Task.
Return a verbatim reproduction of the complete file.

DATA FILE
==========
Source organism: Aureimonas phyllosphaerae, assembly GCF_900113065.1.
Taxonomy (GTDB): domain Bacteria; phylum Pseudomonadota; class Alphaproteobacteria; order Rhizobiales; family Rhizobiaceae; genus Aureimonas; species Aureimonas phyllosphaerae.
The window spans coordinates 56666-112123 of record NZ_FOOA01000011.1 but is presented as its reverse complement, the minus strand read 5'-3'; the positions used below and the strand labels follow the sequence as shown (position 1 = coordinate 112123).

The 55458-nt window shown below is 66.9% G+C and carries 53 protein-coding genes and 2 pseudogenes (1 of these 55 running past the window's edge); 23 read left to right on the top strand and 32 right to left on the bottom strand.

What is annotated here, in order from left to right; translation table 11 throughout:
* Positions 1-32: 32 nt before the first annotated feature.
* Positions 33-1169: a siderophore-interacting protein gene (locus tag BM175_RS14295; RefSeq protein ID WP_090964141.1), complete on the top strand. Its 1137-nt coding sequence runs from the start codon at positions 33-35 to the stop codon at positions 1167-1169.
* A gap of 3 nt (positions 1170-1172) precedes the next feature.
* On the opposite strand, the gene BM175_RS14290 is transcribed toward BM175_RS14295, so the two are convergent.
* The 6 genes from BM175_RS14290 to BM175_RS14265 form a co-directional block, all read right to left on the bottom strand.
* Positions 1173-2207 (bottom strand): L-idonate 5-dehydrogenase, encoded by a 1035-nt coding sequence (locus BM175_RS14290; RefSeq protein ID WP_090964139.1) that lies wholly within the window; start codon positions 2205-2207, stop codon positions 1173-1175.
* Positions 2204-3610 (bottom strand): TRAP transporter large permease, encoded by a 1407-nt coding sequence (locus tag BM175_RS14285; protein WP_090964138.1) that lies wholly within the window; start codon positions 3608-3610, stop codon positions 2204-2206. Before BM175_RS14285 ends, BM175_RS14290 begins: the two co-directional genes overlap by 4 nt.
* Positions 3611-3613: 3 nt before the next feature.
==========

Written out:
Source organism: Aureimonas phyllosphaerae, assembly GCF_900113065.1.
Taxonomy (GTDB): domain Bacteria; phylum Pseudomonadota; class Alphaproteobacteria; order Rhizobiales; family Rhizobiaceae; genus Aureimonas; species Aureimonas phyllosphaerae.
The window spans coordinates 56666-112123 of record NZ_FOOA01000011.1 but is presented as its reverse complement, the minus strand read 5'-3'; the positions used below and the strand labels follow the sequence as shown (position 1 = coordinate 112123).

The 55458-nt window shown below is 66.9% G+C and carries 53 protein-coding genes and 2 pseudogenes (1 of these 55 running past the window's edge); 23 read left to right on the top strand and 32 right to left on the bottom strand.

What is annotated here, in order from left to right; translation table 11 throughout:
* Positions 1-32: 32 nt before the first annotated feature.
* Positions 33-1169: a siderophore-interacting protein gene (locus tag BM175_RS14295; RefSeq protein ID WP_090964141.1), complete on the top strand. Its 1137-nt coding sequence runs from the start codon at positions 33-35 to the stop codon at positions 1167-1169.
* A gap of 3 nt (positions 1170-1172) precedes the next feature.
* On the opposite strand, the gene BM175_RS14290 is transcribed toward BM175_RS14295, so the two are convergent.
* The 6 genes from BM175_RS14290 to BM175_RS14265 form a co-directional block, all read right to left on the bottom strand.
* Positions 1173-2207 (bottom strand): L-idonate 5-dehydrogenase, encoded by a 1035-nt coding sequence (locus BM175_RS14290; RefSeq protein ID WP_090964139.1) that lies wholly within the window; start codon positions 2205-2207, stop codon positions 1173-1175.
* Positions 2204-3610 (bottom strand): TRAP transporter large permease, encoded by a 1407-nt coding sequence (locus tag BM175_RS14285; protein WP_090964138.1) that lies wholly within the window; start codon positions 3608-3610, stop codon positions 2204-2206. Before BM175_RS14285 ends, BM175_RS14290 begins: the two co-directional genes overlap by 4 nt.
* Positions 3611-3613: 3 nt before the next feature.